A respected Japanese expert on Korean affairs on Wednesday said that China may support the South Korea-led unification of the Korean Peninsula because China no longer needs North Korea as a buffer zone vis-à-vis the U.S.
Hajime Izumi, a professor of international relations at the University of Shizuoka, said China and South Korea have been becoming increasingly close since last year. He said that this has put huge pressure on North Korea and driven Pyongyang to re-enter official talks with Japan.
Izumi said South Korean President Park Geun-hye’s approach to China was quite predictable, but that China’s aggressive engagement of South Korea had been greater than expected.
“I don’t think North Korea had assumed China would go that far, and this change in Chinese attitude is making North Korea very anxious now,” he said.
Izumi was speaking to dozens of overseas journalists at the Foreign Press Center in Tokyo on Wednesday in a speech entitled, “The Outlook for Japan-North Korea Relations.”
“As a countermeasure against closer China-South Korea ties, North Korea is trying to improve its relationship with Japan,” Izumi said of Pyongyang’s recent proactive dialogue toward Tokyo.
Japan and North Korea plan to resume their intergovernmental talks at the director-general level on March 30-31 — the two nations’ first high-level official talks since November 2012. Meanwhile, Chinese President Xi Jinping and Park met in The Hague, the Netherlands, on Sunday on the sidelines of the Nuclear Security Summit. Xi called on South Korea to strengthen bilateral communication and coordination to safeguard their common interests, according to China’s state-run Xinhua news agency.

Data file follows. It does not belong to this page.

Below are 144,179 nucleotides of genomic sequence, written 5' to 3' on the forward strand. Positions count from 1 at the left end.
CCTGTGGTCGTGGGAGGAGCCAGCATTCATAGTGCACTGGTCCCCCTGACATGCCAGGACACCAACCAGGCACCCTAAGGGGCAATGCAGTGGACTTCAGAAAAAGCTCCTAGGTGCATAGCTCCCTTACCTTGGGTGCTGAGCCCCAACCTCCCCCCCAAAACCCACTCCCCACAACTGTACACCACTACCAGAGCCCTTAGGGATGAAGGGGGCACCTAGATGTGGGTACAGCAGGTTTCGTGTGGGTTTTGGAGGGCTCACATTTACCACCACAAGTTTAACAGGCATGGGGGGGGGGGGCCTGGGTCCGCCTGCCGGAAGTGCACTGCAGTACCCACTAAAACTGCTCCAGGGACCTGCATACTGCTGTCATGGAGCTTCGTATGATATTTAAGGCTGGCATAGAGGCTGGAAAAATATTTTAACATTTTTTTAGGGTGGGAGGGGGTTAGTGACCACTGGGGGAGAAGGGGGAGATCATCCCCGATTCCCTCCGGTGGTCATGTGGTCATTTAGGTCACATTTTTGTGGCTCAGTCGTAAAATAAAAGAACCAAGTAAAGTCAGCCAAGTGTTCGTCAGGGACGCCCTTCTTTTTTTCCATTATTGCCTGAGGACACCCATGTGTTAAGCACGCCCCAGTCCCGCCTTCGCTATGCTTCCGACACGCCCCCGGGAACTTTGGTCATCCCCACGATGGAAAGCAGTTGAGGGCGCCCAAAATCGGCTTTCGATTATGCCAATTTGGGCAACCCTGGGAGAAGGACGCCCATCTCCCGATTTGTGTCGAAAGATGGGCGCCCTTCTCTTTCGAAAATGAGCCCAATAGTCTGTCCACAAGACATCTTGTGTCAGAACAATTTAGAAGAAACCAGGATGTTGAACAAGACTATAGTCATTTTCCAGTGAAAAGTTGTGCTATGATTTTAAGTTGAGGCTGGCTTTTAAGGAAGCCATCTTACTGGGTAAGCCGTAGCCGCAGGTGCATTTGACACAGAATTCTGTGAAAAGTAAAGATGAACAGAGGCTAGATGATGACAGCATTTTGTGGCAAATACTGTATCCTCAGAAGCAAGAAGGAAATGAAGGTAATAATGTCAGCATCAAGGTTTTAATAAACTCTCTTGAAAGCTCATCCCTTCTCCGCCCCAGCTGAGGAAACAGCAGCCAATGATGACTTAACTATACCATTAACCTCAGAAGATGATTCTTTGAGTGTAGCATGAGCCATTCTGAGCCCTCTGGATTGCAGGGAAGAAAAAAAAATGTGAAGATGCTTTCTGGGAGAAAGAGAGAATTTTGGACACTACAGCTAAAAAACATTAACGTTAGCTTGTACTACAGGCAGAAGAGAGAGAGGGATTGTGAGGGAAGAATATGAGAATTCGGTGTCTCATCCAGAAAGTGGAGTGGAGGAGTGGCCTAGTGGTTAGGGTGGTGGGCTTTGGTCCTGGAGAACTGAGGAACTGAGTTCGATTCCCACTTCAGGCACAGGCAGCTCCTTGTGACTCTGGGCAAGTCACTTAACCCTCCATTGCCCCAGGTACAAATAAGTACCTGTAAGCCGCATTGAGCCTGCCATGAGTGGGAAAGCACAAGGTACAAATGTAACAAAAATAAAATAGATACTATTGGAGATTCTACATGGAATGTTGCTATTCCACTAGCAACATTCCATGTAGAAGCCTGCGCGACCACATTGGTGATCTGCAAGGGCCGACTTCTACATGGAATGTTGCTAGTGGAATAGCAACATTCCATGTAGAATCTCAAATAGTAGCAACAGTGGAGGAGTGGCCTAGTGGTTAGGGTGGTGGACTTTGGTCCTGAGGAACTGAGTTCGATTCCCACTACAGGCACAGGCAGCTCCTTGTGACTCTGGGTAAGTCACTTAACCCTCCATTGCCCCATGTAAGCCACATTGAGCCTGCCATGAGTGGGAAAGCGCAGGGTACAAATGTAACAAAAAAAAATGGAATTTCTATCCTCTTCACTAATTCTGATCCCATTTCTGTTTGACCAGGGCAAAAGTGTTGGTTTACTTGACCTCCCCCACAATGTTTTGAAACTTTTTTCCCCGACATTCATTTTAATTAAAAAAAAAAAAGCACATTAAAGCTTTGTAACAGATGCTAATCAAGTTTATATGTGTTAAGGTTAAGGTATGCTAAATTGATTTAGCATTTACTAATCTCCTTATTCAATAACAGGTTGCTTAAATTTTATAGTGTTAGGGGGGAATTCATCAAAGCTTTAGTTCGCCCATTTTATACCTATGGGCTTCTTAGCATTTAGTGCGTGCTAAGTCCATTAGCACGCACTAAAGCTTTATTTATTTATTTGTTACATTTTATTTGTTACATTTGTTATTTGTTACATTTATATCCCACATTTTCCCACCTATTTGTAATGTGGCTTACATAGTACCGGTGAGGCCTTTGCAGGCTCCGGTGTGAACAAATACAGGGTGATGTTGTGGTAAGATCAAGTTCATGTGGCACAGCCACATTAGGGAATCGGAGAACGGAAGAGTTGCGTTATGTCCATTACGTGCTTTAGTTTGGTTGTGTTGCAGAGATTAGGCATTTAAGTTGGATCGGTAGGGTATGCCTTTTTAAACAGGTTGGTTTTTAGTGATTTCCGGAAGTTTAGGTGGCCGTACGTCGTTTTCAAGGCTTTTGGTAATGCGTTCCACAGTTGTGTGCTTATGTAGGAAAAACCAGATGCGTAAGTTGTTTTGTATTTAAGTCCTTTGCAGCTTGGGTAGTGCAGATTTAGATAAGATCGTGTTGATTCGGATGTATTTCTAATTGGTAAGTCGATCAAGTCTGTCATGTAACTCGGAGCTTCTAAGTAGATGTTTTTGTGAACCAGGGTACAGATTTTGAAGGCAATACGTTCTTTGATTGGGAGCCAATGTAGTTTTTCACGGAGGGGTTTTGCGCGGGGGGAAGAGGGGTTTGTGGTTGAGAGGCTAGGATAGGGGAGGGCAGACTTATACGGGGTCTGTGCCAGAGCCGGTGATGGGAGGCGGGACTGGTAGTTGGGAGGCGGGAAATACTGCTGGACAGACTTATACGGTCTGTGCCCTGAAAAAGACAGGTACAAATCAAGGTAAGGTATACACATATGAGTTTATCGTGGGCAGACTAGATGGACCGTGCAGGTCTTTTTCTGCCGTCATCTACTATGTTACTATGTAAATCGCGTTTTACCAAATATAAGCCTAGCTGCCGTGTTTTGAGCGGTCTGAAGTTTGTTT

SOUTH KOREA-LED UNIFICATION
Izumi said China’s engagement of South Korea will likely continue for some time and that China might eventually accept South Korea-led reunification of the Korean Peninsula – in other words, the South’s absorption of the North – in the future.
“North Korea would become worried that both China and South Korea are trying to collapse it, and there is a possibility such concern will arise in Pyongyang,” Izumi said. “This will cause North Korea to willingly accept significant concessions with Japan to make relations with Tokyo much closer. This would be necessary for North Korea to survive.”
Behind a shift in China’s attitude toward South Korea is its increasing confidence that a unified Korean Peninsula led by South Korea would not be anti-China, especially considering the two nations’ deepening economic interdependence, Izumi said.
“Previously China had been negative about South Korea-led reunification of the Korean Peninsula, or the South’s absorption of the North, but now this is gradually changing mainly due to China’s stronger confidence,” Izumi said.
Furthermore, Izumi said China also will likely become more confident about the so-called “New Type of Major Power Relationship” with the U.S., without worrying about losing North Korea as its defense and strategic buffer zone vis-à-vis the U.S.
“Under this new type of major power relationship, it’s necessary to have some sort of demarcation and mutual trust between China and the U.S. for them to partner with each other,” Izumi said.
“With China becoming confident about this, there is a possibility China will support South Korea-led unification in the future,” Izumi said.
Asked about North Korea’s firing of two ballistic missiles into the Sea of Japan on Wednesday, Izumi denied widespread views that the launches were a demonstration of defiance in reaction to a summit meeting among the leaders of Japan, the U.S. and South Korea that took place around the same time in the Netherlands.
“North Korea is not such a good guy to send a special gift to us,” Izumi said. “If North Korea launched those missiles consciously thinking about the trilateral summit, they are really a very good guy because the threat of the North is most needed for the three nations to smoothly coordinate trilateral policies.”
Instead, the missile-firing, the latest in a series of test launches in recent months, should be regarded as a continuing warning or wake-up call, mainly for South Korea, which tends to take North Korea’s nuclear program less seriously.
Picture: Kosuke Takahashi
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